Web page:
RE:Race – AJC staffer Erica Hernandez on her confusing race

This video is part of RE: Race, the AJC’s new project dedicated to covering race and ethnicity in Georgia.

Our racial and ethnic fissures and fault lines seem most obvious in politics. But our daily interactions with one another are perhaps more important – and more telling – than how we vote every four years. That’s what RE: Race is about. 

Later this week, we’ll offer an in-depth examination of the dramatic demographic transformation of Cobb County. Cobb, you may be surprised to learn, is the last of Georgia’s most populous counties that is still majority white, and even that will change soon.

These profound changes create tension and also opportunity. So on Thursday we’re exploring what it means for a county to “tip” to majority minority – particularly a place with such a remarkable heritage of intolerance.  

Because this story is your story, we’re also collecting first-person pieces by folks in metro Atlanta on how they experience race in everyday life.


RE:Race – AJC staffer Pete Corson on interracial marriage

RE:Race – AJC staffer Ryon Horne on growing up biracial

RE:Race – AJC staffer Ernie Suggs on being black in Atlanta

RE:Race – AJC staffer Richard Halicks on growing up in the rural America

RE:Race – Mundo Hispanico staffer Maria Bastidas on being an immigrant 

RE:Race – AJC staffer Erica Hernandez on her confusing race

RE:Race – AJC staffer Janay Kingsberry on growing up black in Germany

RE:Race – AJC staffer Bo Emerson on white privilege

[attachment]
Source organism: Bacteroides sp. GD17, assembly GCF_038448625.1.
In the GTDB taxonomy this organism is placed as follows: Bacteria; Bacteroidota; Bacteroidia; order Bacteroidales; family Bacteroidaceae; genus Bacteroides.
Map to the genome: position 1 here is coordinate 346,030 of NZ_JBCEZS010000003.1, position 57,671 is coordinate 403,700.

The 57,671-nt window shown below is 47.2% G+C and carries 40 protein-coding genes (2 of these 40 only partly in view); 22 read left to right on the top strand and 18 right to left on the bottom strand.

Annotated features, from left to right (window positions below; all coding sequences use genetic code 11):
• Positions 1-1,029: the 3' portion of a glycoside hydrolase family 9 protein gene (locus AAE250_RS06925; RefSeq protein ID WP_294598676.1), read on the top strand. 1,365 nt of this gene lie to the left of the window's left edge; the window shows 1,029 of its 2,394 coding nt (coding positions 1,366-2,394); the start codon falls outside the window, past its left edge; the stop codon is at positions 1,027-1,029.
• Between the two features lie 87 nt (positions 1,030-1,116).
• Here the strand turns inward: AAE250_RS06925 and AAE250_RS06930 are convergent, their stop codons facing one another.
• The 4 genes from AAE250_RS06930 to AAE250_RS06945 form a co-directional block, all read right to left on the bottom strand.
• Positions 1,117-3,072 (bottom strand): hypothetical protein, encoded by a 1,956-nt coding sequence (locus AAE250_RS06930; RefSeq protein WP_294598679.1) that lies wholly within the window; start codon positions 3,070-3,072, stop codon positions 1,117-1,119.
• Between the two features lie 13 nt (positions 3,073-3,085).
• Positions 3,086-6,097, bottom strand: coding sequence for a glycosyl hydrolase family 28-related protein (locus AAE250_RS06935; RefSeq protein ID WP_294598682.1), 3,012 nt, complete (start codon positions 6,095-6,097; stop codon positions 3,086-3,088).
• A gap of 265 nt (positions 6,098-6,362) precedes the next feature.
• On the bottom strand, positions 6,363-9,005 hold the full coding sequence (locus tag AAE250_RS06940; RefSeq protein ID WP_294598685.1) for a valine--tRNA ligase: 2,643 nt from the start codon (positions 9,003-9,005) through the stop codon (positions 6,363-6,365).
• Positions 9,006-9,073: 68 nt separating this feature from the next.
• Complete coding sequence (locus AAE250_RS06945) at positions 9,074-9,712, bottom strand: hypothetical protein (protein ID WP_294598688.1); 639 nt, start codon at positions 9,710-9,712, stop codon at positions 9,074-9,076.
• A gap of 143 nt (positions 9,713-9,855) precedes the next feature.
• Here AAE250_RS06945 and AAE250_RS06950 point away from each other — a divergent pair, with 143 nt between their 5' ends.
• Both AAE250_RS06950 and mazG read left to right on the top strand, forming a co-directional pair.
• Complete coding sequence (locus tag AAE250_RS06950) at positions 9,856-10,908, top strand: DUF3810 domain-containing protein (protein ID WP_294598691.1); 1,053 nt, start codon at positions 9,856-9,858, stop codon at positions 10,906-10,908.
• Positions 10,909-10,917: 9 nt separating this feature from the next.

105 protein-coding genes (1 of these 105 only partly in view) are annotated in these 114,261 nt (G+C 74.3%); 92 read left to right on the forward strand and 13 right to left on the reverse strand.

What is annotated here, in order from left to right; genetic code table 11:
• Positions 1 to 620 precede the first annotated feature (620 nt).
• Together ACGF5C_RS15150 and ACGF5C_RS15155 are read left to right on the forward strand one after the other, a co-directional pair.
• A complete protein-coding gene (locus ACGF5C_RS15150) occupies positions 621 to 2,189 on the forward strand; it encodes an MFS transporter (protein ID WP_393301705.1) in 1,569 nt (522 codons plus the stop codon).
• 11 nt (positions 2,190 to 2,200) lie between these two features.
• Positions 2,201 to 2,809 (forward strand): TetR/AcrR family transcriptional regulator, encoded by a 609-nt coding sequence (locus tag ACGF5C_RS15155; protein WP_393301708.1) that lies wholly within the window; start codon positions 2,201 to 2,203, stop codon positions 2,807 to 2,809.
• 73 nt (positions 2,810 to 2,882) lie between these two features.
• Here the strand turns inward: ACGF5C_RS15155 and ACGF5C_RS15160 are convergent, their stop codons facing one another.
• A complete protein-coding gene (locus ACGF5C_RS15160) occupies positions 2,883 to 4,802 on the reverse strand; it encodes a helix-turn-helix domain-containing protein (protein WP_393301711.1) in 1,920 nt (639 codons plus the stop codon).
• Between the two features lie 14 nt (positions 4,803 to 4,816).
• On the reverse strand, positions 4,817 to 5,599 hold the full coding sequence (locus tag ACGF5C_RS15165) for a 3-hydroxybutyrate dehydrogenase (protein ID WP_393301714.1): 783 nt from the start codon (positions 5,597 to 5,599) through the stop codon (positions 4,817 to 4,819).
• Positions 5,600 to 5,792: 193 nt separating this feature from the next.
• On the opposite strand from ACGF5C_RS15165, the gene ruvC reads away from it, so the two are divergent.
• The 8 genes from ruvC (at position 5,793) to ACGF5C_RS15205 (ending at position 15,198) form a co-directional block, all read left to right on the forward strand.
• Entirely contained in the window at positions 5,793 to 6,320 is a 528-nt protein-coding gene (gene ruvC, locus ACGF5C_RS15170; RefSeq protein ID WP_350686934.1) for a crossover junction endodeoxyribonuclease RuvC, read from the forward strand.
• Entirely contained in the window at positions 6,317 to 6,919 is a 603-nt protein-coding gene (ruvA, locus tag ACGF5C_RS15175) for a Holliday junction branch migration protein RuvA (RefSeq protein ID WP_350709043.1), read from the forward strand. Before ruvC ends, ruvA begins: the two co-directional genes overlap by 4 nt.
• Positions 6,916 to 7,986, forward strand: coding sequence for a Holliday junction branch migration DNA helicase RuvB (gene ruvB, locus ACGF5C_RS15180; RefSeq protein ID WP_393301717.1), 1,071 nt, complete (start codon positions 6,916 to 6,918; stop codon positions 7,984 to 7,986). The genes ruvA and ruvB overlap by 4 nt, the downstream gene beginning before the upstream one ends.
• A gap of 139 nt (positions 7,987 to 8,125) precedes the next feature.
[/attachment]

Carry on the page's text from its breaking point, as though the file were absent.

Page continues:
RE:Race – AJC staffer Helena Oliviero on defining herself to her children

RE:Race – AJC staffer Leroy Chapman “Don’t prejudge my son.”

About the project, Re: Race

The Atlanta Journal-Constitution is launching Re: Race, a new body of coverage on how we experience race and ethnicity in Georgia.

Through this effort we hope to provide a safe place for a community conversation about the issues we encounter every day, and we’re inviting you to join us. 

Tell us about your perspectives on race and ethnicity, whether you identify as white, black, Latino, Asian or something else. We’d like to assemble a large panel of ordinary Georgians on whom our reporters can call with questions about race. We’re also hoping to hear a story, whether positive or negative, from you about how race plays out in your daily life.

Please click into this form, complete the very brief questionnaire and tell us what’s on your mind.

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